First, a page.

In later stories, Hemingway expands upon and clarifies phases in this cycle centering around the wound, with death moving into the foreground and love, when present, into the background. Though innocence does occur in its purest form on two later occasions in "The Snows of Kilimanjaro," where the protagonist’s wife, sentimental and preferring illusion to reality, like so many women in Hemingway’s fiction, fails to recognize the reality of death when her husband dies; and in "The Short Happy Life of Francis Macomber," the hero learns not to worry when he assumes his manhood by a sudden act which liberates him from the fear of death. Hemingway’s imagination after IN OUR TIME is absorbed with the effects resulting from a poignant consciousness of death or a wound received in war. Examples of the former are "A Day’s Wait," in which a nine-year-old boy mistakenly waits all day to die, then has a rough time when he realizes that he will live; or "A Clean, Well-Lighted Place," in which an old man and a lonely waiter experience nothingness, the ultimate truth revealed by the wound about a world of death. "A Way You’ll Never Be," which elaborates upon Nick’s wounding related in an interchapter of IN OUR TIME, and in IN ANOTHER COUNTRY, are Hemingway’s subtlest accounts of Nick’s bad time resulting from his wound, which spreads its poison throughout his consciousness and destroys all his illusions—not only those of love and immortality but those of invulnerability, heroism, patriotism, comradeship, security, technology, and rehabilitation as well. The wound eventually strips away all grounds for certainty or hope and bares the reality of inexorable time and change.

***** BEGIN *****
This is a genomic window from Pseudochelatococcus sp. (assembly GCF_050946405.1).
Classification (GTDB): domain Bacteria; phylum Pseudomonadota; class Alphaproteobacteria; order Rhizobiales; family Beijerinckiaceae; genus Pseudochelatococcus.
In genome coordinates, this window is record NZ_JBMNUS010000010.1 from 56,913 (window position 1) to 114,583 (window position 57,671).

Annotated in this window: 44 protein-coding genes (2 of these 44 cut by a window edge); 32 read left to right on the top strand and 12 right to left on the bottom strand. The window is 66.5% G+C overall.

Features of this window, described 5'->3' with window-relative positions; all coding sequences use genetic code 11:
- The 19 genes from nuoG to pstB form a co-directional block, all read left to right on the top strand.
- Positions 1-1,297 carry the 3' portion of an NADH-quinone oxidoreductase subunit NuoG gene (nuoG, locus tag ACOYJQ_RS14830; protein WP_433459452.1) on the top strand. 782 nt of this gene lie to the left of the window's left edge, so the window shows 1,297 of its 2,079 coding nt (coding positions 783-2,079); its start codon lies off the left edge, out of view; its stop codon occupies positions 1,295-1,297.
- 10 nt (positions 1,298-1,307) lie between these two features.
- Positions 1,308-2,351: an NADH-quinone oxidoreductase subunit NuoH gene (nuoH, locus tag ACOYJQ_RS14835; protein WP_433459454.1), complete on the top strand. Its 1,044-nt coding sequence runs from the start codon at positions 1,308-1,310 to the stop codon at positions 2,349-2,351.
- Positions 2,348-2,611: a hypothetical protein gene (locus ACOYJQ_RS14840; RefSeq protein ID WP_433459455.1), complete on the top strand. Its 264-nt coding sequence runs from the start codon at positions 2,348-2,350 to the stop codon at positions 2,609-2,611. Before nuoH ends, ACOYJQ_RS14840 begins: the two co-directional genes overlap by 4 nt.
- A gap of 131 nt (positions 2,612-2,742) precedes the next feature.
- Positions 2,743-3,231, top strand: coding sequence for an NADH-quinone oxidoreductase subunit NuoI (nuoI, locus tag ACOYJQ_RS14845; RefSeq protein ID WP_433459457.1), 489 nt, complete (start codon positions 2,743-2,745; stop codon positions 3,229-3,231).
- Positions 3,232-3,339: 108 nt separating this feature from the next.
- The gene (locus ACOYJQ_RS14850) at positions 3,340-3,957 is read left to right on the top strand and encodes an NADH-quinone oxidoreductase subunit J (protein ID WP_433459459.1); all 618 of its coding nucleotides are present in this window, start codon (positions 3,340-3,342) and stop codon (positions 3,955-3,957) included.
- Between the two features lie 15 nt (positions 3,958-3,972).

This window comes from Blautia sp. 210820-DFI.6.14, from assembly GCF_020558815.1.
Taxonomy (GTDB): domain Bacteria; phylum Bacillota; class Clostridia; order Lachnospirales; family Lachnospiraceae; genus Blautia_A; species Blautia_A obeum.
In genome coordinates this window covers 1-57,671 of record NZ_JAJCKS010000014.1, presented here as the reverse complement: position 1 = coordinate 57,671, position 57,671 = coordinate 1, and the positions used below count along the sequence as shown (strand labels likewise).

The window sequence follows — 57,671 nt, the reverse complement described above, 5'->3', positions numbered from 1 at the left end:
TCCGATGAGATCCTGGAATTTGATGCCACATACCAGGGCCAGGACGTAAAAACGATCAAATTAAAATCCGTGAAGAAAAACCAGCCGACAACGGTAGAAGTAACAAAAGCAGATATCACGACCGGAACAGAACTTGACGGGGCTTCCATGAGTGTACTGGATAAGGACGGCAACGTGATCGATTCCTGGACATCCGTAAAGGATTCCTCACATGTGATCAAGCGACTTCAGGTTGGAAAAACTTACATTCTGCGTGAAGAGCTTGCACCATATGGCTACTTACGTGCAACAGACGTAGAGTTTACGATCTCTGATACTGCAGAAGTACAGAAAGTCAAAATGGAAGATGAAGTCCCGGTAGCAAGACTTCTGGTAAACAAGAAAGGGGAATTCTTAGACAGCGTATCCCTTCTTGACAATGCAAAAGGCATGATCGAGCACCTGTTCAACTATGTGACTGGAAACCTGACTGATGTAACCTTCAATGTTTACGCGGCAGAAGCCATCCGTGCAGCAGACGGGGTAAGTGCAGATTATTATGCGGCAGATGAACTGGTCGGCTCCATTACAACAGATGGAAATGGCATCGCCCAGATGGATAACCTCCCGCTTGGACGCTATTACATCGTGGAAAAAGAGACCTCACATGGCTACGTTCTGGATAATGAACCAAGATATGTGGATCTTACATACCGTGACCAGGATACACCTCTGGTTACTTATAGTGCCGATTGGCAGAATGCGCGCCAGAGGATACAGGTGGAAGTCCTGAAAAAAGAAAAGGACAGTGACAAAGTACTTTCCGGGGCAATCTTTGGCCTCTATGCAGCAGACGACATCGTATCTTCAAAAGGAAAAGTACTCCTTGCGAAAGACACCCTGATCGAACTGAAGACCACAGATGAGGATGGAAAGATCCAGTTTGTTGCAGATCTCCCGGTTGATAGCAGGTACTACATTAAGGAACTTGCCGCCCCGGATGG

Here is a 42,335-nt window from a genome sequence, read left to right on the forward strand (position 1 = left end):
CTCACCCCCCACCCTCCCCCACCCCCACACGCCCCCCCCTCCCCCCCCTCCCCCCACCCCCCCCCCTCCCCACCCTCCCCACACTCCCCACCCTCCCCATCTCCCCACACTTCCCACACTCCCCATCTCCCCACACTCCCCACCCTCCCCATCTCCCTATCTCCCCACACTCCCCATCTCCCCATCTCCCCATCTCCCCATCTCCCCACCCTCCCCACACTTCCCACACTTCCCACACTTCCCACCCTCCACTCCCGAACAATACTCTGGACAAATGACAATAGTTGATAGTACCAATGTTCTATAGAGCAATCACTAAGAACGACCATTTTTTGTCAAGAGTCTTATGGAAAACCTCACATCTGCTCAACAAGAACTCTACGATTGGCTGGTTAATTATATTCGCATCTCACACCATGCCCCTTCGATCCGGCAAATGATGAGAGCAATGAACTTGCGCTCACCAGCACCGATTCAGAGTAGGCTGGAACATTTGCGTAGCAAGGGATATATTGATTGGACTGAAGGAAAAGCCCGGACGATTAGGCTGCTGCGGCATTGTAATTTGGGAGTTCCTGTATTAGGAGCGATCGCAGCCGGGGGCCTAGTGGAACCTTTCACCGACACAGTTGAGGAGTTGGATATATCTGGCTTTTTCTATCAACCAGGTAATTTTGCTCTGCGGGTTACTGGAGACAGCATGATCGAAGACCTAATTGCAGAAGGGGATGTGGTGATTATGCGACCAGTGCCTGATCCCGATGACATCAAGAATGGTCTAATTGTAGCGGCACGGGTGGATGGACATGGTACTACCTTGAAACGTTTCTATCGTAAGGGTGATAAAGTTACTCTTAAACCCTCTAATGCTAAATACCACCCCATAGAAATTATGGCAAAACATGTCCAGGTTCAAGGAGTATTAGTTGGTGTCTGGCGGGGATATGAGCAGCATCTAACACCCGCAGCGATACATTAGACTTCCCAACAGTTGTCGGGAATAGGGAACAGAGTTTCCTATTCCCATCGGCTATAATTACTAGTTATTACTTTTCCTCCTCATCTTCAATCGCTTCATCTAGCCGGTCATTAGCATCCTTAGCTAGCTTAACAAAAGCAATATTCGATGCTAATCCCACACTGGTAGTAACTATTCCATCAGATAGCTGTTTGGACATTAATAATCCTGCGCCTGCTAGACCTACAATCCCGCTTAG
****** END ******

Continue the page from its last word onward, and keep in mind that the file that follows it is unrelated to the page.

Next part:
"A writer’s job," Hemingway repeatedly insisted, "is to write simple true sentences, to tell the truth so purely that it would be truer than anything factual, an absolute truth." This aspiration, inherited from Realism and disciplined by his training as a journalist, impelled him to report on the sorrowful loss that lies at the heart of love and death, with precision, economy, and clarity. He sought, above all, like Harold Krebs in "Soldier’s Home" of IN OUR TIME, to avoid the "nausea" that comes from untruth or exaggeration. He realized that this feeling depended upon his never lying, to others but most importantly to himself, about his own inner fears. The complete truth about himself, about his predicament as a man, must be faced honestly and without cowardice. His aesthetic aim, the moral and literary values to which he severely committed himself, his tough, realistic acknowledgment of man’s deficiencies, coupled with a sane skepticism recognizing both the powers and limits of human intelligence and a sense that the highest, distinctive human enjoyment comes from understanding—simply knowing or being conscious—makes Hemingway the twentieth century’s greatest scientific writer. That fact that he wrote in a scientific era makes his short stories, along with the rest of his work, the most accurate and profound statement of the way things are for scientific man.